If you’re a student — or you’re otherwise new to the world of credit — you may be asking yourself, “How do credit cards work?” There seem to be so many moving parts: the APR, the grace period, the minimum payment…. Starting out, there’s so much vocabulary to learn.

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Be sure you understand the basics.

If you have a checking or savings account, then you’re probably already familiar with a debit card, which allows you to access your account at the ATM or to make purchases that “debit” directly from the funds available. You’re spending money that you already have.

A credit card, stated simply, is a form of loan: The bank or credit card issuer extends you a line of credit — money that you otherwise would not have. In exchange, you pay them back, either by the monthly payment due date or over time.

Credit card debt is typically unsecured debt, because for a traditional credit card you do not have to put up any collateral or property to receive the funds. The bank or credit card issuer, in approving you for the credit card, has judged you to be creditworthy, meaning that you can be counted on to repay the money you’ll borrow.

So, how do credit cards work?

If you pay off your credit card account in full and on time every month, you will essentially be using the bank’s money for free, because you will have incurred no interest charges.

If your credit card payments extend over time, you will be charged interest, which is where that APR, or annual percentage rate, comes into play. While credit cards give you the flexibility to take your time paying back what you owe, you will pay for the privilege of doing so. Each month that you carry a balance, you will be charged interest.

And, each month, you will have the option of making the minimum payment due (as determined by your credit card issuer), a larger payment, or payment in full. Making timely payments is the first good credit card habit you’ll want to adopt, because “payment history” makes up the largest percentage of your three-digit credit score.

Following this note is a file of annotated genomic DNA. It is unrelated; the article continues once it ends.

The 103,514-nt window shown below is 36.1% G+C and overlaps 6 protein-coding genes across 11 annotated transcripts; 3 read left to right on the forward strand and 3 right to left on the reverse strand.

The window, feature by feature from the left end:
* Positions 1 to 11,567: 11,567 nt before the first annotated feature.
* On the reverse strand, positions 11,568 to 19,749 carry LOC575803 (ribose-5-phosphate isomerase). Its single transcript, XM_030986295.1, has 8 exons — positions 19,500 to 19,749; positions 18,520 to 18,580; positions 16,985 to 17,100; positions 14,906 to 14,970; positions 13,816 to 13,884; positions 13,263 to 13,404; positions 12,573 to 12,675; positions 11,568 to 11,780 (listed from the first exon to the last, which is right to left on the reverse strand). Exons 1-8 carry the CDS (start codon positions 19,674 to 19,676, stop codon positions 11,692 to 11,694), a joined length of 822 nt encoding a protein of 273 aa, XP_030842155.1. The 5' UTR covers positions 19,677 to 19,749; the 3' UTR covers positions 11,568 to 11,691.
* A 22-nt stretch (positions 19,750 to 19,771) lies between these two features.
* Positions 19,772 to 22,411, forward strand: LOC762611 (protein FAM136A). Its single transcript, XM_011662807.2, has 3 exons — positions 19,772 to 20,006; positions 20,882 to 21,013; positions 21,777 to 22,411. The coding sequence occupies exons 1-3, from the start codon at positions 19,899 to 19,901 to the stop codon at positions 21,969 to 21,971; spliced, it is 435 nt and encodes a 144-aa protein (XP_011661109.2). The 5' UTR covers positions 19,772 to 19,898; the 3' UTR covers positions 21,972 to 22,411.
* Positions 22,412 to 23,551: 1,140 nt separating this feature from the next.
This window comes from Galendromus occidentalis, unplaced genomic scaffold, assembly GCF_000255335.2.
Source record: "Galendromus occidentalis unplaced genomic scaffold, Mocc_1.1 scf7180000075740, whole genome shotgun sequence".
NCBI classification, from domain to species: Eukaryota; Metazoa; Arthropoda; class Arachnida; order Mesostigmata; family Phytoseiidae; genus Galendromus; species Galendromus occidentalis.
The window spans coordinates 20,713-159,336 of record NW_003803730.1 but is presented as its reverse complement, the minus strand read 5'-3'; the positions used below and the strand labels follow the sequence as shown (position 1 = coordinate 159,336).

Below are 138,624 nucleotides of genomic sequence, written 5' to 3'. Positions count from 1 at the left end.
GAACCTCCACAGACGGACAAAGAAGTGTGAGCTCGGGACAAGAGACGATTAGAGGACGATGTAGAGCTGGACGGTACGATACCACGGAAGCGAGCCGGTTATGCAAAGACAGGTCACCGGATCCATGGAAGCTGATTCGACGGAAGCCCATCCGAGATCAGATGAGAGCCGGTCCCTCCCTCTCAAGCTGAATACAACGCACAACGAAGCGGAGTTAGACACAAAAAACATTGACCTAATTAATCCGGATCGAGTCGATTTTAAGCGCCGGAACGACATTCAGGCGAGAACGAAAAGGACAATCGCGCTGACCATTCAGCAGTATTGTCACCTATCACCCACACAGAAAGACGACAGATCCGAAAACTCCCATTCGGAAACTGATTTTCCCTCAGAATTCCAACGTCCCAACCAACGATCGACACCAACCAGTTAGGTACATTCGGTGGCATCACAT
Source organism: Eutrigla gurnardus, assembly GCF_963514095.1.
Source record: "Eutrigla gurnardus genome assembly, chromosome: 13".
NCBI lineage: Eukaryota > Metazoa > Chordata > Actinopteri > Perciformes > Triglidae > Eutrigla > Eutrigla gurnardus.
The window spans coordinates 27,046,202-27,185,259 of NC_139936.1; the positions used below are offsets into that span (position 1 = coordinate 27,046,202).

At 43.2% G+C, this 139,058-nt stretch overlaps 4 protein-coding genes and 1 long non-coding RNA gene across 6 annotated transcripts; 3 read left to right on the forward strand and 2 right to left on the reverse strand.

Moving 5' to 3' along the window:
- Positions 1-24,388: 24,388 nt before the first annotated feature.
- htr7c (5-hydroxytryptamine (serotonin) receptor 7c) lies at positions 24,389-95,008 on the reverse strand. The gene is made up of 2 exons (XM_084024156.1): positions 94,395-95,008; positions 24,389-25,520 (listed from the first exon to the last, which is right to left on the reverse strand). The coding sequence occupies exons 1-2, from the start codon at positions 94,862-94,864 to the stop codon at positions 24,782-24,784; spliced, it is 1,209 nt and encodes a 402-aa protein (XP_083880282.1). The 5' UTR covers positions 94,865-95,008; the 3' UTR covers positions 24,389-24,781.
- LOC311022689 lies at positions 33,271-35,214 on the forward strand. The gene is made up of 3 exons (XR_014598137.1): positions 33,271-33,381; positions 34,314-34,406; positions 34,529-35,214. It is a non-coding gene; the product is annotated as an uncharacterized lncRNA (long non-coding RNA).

As you become more comfortable with using a credit card, you’ll also want to make a habit of keeping your overall utilization low. The “credit utilization rate,” which is another important factor in your credit score, is the amount you owe compared to your total credit limit.

How do I know which card to choose?

Two good options, when it comes to getting your first credit card, are the student credit card and the secured credit card. The secured credit card requires that you make a security deposit up front that will equal the amount of your available credit; otherwise, it works just like an unsecured credit card.

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Learning how to use either a student credit card or a secured credit card responsibly can help you establish the good habits that will build your credit over time. Which is an important part of learning to manage your financial life — both now and in the future.

If you are interested in learning even more about credit cards, check out this detailed whitepaper on credit card definitions, advantages and benefits, and more.

Legal Disclaimer: This site is for educational purposes and is not a substitute for professional advice. The material on this site is not intended to provide legal, investment, or financial advice and does not indicate the availability of any Discover product or service. It does not guarantee that Discover offers or endorses a product or service. For specific advice about your unique circumstances, you may wish to consult a qualified professional.

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